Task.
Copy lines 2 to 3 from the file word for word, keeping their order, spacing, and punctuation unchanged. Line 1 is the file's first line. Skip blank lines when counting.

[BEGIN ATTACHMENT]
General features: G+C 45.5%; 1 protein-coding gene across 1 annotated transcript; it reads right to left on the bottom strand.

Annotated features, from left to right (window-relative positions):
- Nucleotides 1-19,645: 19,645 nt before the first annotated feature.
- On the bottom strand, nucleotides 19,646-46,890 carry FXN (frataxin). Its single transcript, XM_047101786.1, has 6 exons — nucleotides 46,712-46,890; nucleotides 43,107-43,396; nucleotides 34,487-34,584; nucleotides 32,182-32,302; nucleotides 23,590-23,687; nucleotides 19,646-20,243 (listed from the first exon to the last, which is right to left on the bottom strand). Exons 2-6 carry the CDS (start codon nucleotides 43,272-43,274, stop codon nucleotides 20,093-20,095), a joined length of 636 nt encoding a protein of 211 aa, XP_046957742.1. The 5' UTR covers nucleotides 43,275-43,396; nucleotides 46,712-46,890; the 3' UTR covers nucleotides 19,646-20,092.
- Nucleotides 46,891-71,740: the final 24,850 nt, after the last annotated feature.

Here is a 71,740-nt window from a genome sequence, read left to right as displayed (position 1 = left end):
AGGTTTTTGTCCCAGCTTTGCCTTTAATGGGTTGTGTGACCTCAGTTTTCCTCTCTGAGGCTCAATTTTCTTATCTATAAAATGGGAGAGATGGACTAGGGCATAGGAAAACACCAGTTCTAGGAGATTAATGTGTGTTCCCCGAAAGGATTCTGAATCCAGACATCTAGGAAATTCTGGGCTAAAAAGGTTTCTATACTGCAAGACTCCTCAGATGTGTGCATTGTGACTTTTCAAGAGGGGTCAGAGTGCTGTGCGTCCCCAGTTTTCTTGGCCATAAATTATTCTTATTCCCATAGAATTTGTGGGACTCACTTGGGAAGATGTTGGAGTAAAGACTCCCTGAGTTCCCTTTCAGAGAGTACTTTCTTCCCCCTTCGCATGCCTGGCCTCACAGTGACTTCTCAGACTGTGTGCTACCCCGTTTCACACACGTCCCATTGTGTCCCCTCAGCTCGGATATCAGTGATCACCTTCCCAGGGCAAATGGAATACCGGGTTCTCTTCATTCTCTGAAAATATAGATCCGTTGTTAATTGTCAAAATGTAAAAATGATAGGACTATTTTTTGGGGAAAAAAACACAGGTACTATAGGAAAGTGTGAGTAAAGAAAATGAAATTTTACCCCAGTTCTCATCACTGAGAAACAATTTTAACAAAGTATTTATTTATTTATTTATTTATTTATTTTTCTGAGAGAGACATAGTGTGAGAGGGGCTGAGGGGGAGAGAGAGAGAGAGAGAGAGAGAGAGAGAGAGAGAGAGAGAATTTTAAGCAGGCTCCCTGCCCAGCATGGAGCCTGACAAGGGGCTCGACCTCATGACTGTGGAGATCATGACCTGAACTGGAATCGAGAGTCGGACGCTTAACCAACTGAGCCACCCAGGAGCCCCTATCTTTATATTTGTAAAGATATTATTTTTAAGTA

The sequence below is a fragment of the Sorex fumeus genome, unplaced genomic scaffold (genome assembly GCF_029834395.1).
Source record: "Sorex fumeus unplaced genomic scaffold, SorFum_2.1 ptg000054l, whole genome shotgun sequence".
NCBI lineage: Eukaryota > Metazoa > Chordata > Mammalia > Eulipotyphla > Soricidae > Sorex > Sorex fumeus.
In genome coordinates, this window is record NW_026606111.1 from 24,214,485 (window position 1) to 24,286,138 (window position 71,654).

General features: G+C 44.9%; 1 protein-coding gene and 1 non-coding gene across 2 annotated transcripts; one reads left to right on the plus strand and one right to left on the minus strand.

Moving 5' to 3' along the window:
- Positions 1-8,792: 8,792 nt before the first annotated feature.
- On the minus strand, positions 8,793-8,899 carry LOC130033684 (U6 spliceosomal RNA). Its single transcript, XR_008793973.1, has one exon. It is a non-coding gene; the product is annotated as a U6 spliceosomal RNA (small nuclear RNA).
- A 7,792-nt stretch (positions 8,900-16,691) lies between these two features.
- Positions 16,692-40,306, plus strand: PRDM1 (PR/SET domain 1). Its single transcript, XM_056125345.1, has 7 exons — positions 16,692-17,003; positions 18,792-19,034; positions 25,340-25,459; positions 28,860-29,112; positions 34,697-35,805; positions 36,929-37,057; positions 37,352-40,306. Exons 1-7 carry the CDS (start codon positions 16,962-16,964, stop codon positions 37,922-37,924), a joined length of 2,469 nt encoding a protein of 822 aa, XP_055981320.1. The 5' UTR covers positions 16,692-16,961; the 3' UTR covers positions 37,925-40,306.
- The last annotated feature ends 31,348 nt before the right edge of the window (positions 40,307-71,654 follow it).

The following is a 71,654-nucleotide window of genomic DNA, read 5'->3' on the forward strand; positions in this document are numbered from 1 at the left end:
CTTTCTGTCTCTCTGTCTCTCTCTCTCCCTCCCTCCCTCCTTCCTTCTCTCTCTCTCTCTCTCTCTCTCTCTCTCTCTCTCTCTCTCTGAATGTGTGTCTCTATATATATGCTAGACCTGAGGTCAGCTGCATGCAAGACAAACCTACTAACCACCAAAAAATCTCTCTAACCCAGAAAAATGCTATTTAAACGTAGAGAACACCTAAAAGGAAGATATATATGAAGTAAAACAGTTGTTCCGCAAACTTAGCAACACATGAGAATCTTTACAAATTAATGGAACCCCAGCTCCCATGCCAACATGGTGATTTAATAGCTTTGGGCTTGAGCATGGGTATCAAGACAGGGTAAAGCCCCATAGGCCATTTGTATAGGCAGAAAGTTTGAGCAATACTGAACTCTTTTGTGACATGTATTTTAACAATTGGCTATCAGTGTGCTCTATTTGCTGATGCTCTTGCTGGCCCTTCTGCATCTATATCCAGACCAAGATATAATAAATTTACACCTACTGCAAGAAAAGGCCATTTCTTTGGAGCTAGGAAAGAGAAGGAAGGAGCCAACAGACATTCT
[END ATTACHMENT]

Annotated features, from left to right (window-relative positions):
- Nucleotides 1-19,645: 19,645 nt before the first annotated feature.